Wednesday, February 19, 2014

CMS reports a slight higgsino excess: no exclusions possible

The CMS collaboration at the LHC has released two new papers today (so far). One of them reinterprets some results on long-lived charged particles in pMSSM. The other one is arguably more interesting:
Search for electroweak production of higgsinos in channels with two Higgs bosons decaying to \(b\) quarks in \(pp\)-collisions at \(8\TeV\)
It is based on \(19.3/{\rm fb}\) of the 2012 data. They wanted to exclude the higgsinos with masses between \(270\) and \(350\GeV\). However, the exclusions couldn't be derived due to a "slight excess" of the relevant events. This is a seemingly exciting and surely unusual conclusion for an LHC paper – the LHC studies typically confirm the Standard Model with a precision that makes the Swiss watches look like a Soviet [anything].

However, when one looks at the data, one must agree that the excess is just "slight", indeed. The graphs I am going to show you are clearly not undeniable proofs of anything.

The relevant excess is seen in the \(4b\) sample, in the \(S_{\rm MET}\) bin 3. You may see it in the right part of their Figure 10:

The observed number of events is even larger than expected for the next-to-lightest neutralino at masses \(m_{\tilde \chi^1_0}=250\GeV\) and \(400\GeV\), too. For the \(4b\) sample bin 3 I mentioned, the SM background is\[


\] where the notation generalizes the usual \(\pm\) but with different deviations in the positive and negative direction. The upside deviation is the more relevant one and it is just \(0.40\) if you compute it in the Pythagorean way. Instead of this \(0.6\pm 0.4\), the experimenters actually observe 3 events. It's higher but 3 events is just too little to be stunned too much.

Figure 12 assures us that the overall excess isn't significant in any way, not even at a 2-sigma level. The observed black curve is safely within the green-plus-yellow band. The CMS needed to be somewhat lucky to get the black curve below the red line – and they were simply not lucky so no exclusions could have been derived.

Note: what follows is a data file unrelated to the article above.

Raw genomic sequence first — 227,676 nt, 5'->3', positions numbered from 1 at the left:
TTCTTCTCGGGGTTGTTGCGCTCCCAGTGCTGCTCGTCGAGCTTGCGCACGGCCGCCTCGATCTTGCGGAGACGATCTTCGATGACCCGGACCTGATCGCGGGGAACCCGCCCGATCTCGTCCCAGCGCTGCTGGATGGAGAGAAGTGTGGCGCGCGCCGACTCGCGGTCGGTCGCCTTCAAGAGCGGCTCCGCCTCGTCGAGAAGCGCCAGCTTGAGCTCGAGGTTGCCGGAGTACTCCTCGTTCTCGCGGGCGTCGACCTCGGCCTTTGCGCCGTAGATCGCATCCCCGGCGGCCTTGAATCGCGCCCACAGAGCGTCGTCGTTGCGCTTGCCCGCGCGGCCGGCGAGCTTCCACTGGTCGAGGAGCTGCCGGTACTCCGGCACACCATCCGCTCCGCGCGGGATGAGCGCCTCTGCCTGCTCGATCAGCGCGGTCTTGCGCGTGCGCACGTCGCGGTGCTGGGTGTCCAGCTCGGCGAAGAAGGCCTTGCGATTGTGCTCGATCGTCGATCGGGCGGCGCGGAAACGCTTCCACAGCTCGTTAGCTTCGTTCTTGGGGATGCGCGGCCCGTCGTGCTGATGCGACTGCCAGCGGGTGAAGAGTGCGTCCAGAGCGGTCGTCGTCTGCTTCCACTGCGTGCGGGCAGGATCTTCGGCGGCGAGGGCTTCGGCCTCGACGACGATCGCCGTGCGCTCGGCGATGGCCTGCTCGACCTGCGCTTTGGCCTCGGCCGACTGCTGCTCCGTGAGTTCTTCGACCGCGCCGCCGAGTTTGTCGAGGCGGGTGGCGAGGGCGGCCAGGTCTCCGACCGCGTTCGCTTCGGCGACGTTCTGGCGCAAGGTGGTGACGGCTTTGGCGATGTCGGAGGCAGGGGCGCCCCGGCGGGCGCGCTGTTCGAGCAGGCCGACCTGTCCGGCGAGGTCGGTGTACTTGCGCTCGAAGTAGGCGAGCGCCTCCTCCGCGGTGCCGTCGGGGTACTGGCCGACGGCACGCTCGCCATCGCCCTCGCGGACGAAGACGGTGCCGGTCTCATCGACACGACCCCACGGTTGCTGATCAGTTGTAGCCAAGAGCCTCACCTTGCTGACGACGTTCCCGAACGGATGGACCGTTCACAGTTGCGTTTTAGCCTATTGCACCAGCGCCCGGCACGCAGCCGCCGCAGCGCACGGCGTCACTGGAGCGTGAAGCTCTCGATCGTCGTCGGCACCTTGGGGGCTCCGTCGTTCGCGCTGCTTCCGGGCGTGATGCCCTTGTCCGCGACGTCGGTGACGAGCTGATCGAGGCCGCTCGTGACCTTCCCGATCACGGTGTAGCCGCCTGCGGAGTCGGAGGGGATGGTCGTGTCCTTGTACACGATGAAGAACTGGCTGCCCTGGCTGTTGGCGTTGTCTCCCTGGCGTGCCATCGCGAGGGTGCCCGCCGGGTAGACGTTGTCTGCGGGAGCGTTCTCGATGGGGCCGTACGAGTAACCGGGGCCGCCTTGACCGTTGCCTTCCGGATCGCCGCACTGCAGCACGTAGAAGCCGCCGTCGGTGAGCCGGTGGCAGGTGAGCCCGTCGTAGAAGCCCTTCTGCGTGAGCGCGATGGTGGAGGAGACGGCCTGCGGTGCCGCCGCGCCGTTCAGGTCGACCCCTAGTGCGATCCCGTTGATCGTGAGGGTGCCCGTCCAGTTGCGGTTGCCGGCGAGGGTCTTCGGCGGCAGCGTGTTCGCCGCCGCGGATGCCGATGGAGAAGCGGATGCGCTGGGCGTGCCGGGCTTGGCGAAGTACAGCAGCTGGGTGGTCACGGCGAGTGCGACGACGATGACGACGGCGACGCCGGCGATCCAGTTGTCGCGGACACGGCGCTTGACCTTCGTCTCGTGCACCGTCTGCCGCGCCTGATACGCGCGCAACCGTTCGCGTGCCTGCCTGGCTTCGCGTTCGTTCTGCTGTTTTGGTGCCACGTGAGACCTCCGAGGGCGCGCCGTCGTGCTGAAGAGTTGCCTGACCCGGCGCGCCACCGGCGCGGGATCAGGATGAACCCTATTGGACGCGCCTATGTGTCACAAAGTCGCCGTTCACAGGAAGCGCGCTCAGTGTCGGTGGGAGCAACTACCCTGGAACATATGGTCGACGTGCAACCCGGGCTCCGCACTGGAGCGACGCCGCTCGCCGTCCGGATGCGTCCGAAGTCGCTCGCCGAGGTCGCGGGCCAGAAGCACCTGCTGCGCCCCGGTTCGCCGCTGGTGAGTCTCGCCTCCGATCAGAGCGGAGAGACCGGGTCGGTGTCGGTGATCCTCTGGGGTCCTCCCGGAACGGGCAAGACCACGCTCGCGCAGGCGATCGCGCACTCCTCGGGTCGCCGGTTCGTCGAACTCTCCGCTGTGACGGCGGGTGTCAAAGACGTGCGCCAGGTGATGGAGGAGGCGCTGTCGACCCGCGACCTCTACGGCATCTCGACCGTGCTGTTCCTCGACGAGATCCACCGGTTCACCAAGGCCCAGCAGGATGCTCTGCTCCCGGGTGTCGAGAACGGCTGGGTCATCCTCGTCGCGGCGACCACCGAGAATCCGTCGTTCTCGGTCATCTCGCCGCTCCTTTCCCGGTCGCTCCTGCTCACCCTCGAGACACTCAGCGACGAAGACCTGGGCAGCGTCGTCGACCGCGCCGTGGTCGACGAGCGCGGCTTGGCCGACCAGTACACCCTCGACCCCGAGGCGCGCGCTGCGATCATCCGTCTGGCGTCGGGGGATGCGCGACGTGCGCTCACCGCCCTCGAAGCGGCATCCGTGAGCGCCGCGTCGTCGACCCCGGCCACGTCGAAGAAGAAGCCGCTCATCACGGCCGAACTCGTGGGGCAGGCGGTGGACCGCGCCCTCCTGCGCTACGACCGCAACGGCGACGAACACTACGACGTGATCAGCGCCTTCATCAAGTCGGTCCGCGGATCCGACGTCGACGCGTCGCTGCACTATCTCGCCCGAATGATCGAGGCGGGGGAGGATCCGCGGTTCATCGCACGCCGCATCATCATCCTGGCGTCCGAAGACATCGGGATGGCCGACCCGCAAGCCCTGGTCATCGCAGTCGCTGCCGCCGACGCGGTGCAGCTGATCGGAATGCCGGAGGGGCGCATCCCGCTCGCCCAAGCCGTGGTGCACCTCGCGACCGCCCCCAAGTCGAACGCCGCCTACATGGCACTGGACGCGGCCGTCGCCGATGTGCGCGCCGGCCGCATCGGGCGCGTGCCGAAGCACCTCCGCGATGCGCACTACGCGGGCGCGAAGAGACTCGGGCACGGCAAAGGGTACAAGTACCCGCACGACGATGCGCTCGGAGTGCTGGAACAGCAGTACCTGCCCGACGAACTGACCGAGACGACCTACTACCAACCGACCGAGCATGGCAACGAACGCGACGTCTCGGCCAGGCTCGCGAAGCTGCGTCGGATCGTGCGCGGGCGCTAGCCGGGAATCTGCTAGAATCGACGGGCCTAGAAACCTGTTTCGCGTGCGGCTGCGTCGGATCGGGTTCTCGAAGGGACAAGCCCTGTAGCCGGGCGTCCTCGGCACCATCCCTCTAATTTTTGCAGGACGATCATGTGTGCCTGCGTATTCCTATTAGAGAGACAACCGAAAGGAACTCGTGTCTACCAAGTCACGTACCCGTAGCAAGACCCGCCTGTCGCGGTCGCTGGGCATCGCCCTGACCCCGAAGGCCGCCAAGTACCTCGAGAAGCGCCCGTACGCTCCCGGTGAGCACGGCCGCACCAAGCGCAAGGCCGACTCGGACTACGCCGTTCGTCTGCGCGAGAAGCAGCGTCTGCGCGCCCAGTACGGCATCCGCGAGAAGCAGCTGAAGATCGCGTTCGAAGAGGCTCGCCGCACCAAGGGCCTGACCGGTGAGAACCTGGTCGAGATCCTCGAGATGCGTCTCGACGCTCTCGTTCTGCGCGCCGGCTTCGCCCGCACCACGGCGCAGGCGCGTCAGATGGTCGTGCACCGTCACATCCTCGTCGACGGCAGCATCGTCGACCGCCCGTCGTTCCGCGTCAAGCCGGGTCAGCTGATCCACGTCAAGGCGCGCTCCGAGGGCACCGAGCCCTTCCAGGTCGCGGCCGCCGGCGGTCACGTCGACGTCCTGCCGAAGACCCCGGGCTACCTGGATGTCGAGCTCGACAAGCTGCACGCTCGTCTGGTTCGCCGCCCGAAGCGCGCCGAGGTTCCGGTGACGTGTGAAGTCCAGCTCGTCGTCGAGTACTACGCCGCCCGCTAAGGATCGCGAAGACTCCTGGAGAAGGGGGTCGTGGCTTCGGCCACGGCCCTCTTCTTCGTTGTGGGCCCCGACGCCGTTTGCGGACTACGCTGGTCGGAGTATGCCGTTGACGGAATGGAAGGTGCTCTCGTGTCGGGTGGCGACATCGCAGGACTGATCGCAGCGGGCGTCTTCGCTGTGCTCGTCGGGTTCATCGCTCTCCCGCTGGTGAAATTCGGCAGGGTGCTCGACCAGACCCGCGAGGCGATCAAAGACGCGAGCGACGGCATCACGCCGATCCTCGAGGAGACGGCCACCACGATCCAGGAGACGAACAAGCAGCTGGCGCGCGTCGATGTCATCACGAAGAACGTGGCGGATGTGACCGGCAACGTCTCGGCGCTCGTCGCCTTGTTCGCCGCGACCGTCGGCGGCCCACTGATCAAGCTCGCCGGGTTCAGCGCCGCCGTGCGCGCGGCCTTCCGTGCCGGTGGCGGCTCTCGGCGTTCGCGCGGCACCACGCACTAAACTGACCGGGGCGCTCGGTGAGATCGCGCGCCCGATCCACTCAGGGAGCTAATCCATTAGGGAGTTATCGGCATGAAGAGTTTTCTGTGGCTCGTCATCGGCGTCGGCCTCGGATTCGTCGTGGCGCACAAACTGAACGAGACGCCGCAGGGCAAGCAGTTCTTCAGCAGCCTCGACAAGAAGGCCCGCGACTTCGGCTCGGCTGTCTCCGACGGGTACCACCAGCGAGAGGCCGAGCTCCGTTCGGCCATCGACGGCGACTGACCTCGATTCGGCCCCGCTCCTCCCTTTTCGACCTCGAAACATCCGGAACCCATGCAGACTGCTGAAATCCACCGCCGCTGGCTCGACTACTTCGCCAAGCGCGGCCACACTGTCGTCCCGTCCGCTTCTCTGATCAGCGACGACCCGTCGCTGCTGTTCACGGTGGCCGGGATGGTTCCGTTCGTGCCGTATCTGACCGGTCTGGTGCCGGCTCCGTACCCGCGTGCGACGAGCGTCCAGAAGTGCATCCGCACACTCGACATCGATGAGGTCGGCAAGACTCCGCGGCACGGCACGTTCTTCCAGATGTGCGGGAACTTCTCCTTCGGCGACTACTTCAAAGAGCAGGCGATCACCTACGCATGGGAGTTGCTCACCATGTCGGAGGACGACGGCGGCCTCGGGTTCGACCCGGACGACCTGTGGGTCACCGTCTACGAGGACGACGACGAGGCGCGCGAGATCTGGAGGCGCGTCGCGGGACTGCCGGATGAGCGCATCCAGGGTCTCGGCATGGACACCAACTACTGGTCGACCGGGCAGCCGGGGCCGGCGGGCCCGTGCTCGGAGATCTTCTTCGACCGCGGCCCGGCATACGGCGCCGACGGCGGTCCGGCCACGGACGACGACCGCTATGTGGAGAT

This extra sober perspective is useful to understand that the word "excess" isn't something that should automatically impose a heart attack on you. Just to be sure, I am not saying that the higgsinos cannot be in the interval, either! ;-)


  1. Does fb^-1 just mean petabyte, or is this some sort of luminosity measurement?

  2. LOL, it's an inverse femtobarn, a unit of luminosity. How could it be a petabyte? Is that some kind of letter rotated upside down? Interestingly enough, you know the word "luminosity" but that doesn't prevent you from thinking that femtobarns are petabytes. ;-)

  3. A more useful answer is that fb^-1 (or similar units) tells us (sort of) how many events have happened over a given amount of time at the LHC (or wherever). Cross sections are calculated in units of barns (nb,pb,fb,etc.). If a certain process has a cross section of 1 fb and the LHC accumulates 19.3 fb^-1 of luminosity, then we would expect 19.3 events of the given process. These estimates are sort of rough (lots of events are thrown out - hopefully not important ones, but it's hard to know), but give a good starting point for how many events will happen, or what cross sections are probed or not.

  4. @Peter Denton: I just tried to read the "Barn (unit)" article on Wikipedia, but I'm confused as to the following points: how is a unit of inverse area a measurement of "luminosity"? I thought that luminosity meant brightness, or energy per unit area per unit time. Are these taken to be givens for a particular experimental setup? Also, how do the detectors (or the analyzers of detector data) separate out the brightnesses of different subatomic events?

    @Luboš: I am rather literate verbally speaking, but I am rather illiterate mathematically and scientifically speaking :)

  5. Hi, as Peter has really already explained to you, (integrated) luminosity has units of inverse area because if you multiply it by a cross section (with units of area), the units of area cancel and they must because the result is nothing else than the dimensionless number of events.

    The cross section has units of area because one may literally imagine it as the cross section of the target that one must hit for the reaction to take place.